Alberta and the world of oil
Energy policies are central to global geopolitics. As a result, Alberta — and its new government — is an important player for Canada on the international stage.
International petroleum economist and author
Albertans went to the polls on May 5 and elected an NDP government – after 43 years of Progressive Conservative rule. The shock waves reverberate.
At the same time, Alberta is experiencing drastically reduced revenue from oil and gas.
Under the Progressives Conservatives, a cosy relationship existed between oil companies and provincial government. How will it be with the NDP government? Its goals are said to include a review of oil and gas royalties; a small increase in corporate taxes; negotiation of new climate policies; and support for the Energy East and Trans-Mountain pipeline projects, rather than Northern Gateway or Keystone XL. Already, Premier-elect Rachel Notley is reaching out to assuage federal and corporate alarm.
For sure, the pressures from Ottawa, Washington and corporations will be great to bend Edmonton to their will. The blame game will be quick to start if the Albertan economy remains in the doldrums with weak oil prices. Coordinating and responding to pressures will be tricky given that provinces are in charge of natural resource management and the federal government leads the action at the international level. Alberta, however, does have an important role for Canada globally, as energy policies are central to geopolitics.
Previous global worries about peak oil have given way to worries about glut. For its part, Canada is a price-taker. Yet its oil output is burgeoning dramatically, as is U.S. oil output. Both countries are increasing their share of the world oil market, expecting other producers to roll over. In this sense, Alberta has contributed to the fall in world oil prices.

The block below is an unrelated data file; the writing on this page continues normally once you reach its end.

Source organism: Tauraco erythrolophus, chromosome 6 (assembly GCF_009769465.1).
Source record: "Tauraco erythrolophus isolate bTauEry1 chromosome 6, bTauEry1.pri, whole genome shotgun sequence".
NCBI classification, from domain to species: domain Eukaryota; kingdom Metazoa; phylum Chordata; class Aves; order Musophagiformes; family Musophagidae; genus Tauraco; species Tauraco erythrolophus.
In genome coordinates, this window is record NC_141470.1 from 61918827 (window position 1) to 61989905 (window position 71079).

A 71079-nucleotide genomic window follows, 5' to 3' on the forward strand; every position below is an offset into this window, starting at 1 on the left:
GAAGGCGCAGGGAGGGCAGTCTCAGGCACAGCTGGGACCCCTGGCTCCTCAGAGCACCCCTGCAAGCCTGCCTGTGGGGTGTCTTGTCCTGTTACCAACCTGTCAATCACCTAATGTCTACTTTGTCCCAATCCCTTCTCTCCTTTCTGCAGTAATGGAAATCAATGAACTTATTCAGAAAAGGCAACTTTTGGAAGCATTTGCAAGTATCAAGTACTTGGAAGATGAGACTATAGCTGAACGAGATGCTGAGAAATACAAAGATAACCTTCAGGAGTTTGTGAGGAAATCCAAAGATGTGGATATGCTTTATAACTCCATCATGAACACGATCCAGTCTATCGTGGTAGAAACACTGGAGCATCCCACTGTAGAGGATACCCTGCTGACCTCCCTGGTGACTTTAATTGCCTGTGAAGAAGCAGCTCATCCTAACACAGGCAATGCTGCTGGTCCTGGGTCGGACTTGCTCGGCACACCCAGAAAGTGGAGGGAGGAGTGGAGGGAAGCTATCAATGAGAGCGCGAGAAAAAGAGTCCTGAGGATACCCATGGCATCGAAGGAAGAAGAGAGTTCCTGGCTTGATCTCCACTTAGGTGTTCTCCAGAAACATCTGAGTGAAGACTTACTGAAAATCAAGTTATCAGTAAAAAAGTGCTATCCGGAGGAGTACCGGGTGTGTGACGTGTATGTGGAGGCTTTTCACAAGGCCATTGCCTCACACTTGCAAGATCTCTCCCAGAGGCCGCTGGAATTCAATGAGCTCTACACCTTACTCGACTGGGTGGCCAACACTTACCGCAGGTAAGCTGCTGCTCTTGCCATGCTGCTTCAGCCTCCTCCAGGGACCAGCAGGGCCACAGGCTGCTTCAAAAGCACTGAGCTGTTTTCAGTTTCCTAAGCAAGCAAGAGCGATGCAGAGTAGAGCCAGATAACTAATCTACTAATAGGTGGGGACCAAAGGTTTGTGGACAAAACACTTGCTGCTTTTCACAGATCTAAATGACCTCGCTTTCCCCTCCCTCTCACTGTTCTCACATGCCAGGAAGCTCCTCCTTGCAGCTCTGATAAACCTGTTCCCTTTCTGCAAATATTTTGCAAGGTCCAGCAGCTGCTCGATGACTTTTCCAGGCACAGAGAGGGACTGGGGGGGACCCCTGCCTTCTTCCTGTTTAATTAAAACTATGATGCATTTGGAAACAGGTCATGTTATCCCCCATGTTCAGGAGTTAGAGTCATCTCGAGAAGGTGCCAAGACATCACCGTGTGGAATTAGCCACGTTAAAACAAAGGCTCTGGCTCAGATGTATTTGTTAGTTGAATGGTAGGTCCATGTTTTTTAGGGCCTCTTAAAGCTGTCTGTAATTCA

Previously, Saudi Arabia responded to increased world supply by cutting production. It has been the traditional “swing” producer. This time, it has refused to roll over. OPEC is no longer acting as a cushion, a regulator of world supply. With so much oil on the market, prices plummeted.
World oil prices are predictably unpredictable. The variables affecting supply and demand make projections extremely difficult. For example, oil exports are currently constrained by civil war in Iraq and Libya and by sanctions on Iran. Resolution of these constraints would bring much new oil to market. Published forecasts are unreliable and all too often political. Scenario “what-if” planning is the prudent approach.
Oil companies think globally; so do governments. Canada’s closest ally, the United States, treats petroleum as crucial to its aspirations of world hegemony. The State Department website identifies energy as central to national security, economic prosperity, and the environment. A core objective of its Bureau of Energy Resources is energy diplomacy, “to manage the geopolitics of today’s energy economy.” In the Middle East, the world’s energy heartland, Saudi Arabia has been under U.S. protection since World War II.
The world energy scene is riddled with geopolitics – concerns for energy security, power, supremacy. Pipelines are political too. Pipelines bind countries together physically, diplomatically, economically; and the route is critical. Much of recent geopolitics has been about pipelines, whether existing or planned, across Afghanistan, Iraq, Syria, Ukraine, the Balkans.
Petroleum is not like any other commodity, and the geopolitics are pervasive. Canada and Alberta are not immune to these pressures. In this broadest of games, Ottawa is a bit player, supportive of Washington. Unimpeded access to U.S. markets requires sweet relations with Washington. How events unfold in Alberta and Ottawa — and between the two levels of government — will be very interesting, and surely important, to watch.